nep-dem New Economics Papers
on Demographic Economics
Issue of 2020‒02‒03
five papers chosen by
Héctor Pifarré i Arolas
Universitat Pompeu Fabra

  1. How Are Employers Responding to an Aging Workforce? By Robert L. Clark; Beth M. Ritter
  2. The End of Economic Growth? Unintended Consequences of a Declining Population By Charles I. Jones
  3. The boomer penalty: excess mortality among baby boomers in Canada and the United States By Enrique Acosta; Alain Gagnon; Nadine Ouellette; Robert R. Bourbeau; Marilia Nepomuceno; Alyson A. van Raalte
  4. Socioeconomic Decline and Death: Midlife Impacts of Graduating in a Recession By Hannes Schwandt; Till M. von Wachter
  5. The Emergence of Procyclical Fertility: The Role of Gender Differences in Employment Risk By Sena Coskun; Husnu Dalgic

  1. By: Robert L. Clark; Beth M. Ritter
    Abstract: The American population is aging and changes in the population’s age structure are leading to an aging of the nation’s workforce. In addition, changes to age specific participation rates are exacerbating the aging of the national labor force. An important challenge for firms and organizations is how does workforce aging affect labor costs, productivity and the sustainability of the organization. This paper examines employer responses to workforce aging including changes retirement policies, modification in working conditions, the adoption of phased retirement plans, and reforming other employee benefits.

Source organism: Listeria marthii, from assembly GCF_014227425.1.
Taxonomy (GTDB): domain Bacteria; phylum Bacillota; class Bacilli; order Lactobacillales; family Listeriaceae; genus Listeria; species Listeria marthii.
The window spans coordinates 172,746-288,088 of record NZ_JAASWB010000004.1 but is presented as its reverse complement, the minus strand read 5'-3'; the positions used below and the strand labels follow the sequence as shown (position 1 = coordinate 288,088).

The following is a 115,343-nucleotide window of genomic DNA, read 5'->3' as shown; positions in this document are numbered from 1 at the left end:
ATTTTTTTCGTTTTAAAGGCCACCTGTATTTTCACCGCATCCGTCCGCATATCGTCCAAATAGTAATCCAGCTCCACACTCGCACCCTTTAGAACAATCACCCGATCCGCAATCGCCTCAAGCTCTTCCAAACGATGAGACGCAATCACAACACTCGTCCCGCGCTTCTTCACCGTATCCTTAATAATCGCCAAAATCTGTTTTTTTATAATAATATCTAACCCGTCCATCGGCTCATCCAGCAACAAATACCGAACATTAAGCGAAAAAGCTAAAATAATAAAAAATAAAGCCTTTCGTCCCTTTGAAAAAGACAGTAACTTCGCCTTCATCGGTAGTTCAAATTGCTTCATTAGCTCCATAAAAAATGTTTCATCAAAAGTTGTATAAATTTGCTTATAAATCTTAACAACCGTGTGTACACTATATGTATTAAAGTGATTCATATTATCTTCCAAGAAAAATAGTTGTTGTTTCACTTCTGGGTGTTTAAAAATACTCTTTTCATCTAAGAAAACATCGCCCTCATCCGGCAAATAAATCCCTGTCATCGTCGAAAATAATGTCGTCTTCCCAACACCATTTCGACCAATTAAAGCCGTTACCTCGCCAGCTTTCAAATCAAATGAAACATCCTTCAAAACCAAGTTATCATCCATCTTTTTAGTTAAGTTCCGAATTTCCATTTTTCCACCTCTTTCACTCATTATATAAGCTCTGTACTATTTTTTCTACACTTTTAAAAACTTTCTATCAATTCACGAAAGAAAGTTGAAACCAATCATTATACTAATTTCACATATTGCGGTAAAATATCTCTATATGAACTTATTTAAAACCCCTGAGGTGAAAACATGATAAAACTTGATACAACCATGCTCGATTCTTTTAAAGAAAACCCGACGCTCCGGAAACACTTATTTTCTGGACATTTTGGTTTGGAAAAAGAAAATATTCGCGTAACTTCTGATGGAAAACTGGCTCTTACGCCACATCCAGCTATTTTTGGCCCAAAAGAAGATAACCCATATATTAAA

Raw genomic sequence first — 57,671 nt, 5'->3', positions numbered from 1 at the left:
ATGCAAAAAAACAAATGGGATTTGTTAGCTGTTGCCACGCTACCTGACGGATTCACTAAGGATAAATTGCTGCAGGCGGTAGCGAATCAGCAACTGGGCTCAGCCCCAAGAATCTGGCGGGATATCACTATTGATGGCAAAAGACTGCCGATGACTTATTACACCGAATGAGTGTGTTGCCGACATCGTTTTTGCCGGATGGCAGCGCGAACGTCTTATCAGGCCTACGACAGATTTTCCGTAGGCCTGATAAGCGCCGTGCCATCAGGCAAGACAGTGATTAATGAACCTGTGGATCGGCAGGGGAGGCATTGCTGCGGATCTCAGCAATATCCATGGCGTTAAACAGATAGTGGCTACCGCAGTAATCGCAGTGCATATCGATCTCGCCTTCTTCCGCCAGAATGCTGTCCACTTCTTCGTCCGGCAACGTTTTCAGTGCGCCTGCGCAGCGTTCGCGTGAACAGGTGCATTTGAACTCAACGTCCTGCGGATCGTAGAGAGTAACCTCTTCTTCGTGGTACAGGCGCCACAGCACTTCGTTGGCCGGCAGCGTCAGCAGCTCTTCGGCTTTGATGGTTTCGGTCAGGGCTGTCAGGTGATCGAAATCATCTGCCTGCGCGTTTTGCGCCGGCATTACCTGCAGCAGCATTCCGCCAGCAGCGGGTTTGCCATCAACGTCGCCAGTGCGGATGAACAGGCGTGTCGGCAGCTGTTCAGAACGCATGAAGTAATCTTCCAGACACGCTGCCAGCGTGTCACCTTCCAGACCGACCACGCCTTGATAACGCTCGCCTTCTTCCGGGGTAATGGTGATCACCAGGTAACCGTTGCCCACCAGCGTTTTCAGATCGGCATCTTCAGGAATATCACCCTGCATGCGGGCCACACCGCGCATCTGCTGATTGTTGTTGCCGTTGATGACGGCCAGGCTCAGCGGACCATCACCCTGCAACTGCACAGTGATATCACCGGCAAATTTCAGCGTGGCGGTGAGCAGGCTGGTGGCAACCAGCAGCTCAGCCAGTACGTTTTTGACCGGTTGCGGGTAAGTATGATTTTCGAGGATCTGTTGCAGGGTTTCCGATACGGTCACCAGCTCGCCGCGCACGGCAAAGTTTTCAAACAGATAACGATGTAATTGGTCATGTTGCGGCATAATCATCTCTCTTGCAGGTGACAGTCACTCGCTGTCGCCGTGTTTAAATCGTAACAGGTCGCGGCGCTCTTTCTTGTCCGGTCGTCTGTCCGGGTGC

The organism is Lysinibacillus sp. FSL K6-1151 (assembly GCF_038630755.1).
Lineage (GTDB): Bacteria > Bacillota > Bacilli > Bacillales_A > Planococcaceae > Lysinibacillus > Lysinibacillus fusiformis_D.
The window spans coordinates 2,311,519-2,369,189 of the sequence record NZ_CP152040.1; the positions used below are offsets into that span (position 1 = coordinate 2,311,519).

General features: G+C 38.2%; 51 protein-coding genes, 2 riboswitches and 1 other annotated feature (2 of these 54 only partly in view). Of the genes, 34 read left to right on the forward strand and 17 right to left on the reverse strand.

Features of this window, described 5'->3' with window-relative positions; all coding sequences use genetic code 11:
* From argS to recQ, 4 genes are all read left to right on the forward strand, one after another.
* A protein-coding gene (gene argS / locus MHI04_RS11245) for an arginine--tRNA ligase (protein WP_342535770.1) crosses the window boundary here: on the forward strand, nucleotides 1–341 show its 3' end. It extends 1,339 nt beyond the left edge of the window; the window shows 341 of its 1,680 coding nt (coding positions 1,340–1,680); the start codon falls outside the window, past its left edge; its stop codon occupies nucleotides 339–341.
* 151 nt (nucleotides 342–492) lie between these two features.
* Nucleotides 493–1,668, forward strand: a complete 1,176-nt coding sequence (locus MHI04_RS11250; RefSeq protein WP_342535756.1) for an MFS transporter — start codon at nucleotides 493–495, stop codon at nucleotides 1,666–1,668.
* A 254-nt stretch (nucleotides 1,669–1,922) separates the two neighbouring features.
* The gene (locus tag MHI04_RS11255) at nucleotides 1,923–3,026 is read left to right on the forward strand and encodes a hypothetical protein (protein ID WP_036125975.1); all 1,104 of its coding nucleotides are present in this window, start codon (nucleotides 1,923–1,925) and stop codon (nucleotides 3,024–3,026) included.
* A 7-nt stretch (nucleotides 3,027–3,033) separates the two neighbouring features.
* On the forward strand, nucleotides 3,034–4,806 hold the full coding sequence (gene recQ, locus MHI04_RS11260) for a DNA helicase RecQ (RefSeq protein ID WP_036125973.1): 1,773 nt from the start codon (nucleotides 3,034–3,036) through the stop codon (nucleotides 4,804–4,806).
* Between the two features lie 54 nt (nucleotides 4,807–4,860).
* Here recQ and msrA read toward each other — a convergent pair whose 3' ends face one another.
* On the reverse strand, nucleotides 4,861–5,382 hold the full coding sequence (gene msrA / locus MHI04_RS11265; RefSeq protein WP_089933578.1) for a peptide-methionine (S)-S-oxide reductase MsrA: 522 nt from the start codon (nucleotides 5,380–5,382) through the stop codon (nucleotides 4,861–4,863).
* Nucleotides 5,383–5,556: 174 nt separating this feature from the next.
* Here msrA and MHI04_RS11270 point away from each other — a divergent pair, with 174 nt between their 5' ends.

JEL: J11 J14 J21 J26 J33
    Date: 2020–01
  2. By: Charles I. Jones
    Abstract: In many models, economic growth is driven by people discovering new ideas. These models typically assume either a constant or a growing population. However, in high income countries today, fertility is already below its replacement rate: women are having fewer than two children on average. It is a distinct possibility — highlighted in the recent book, “Empty Planet” — that global population will decline rather than stabilize in the long run. What happens to economic growth when population growth turns negative?
    JEL: E0 J11 O4
    Date: 2020–01
  3. By: Enrique Acosta (Max Planck Institute for Demographic Research, Rostock, Germany); Alain Gagnon (Max Planck Institute for Demographic Research, Rostock, Germany); Nadine Ouellette; Robert R. Bourbeau; Marilia Nepomuceno (Max Planck Institute for Demographic Research, Rostock, Germany); Alyson A. van Raalte (Max Planck Institute for Demographic Research, Rostock, Germany)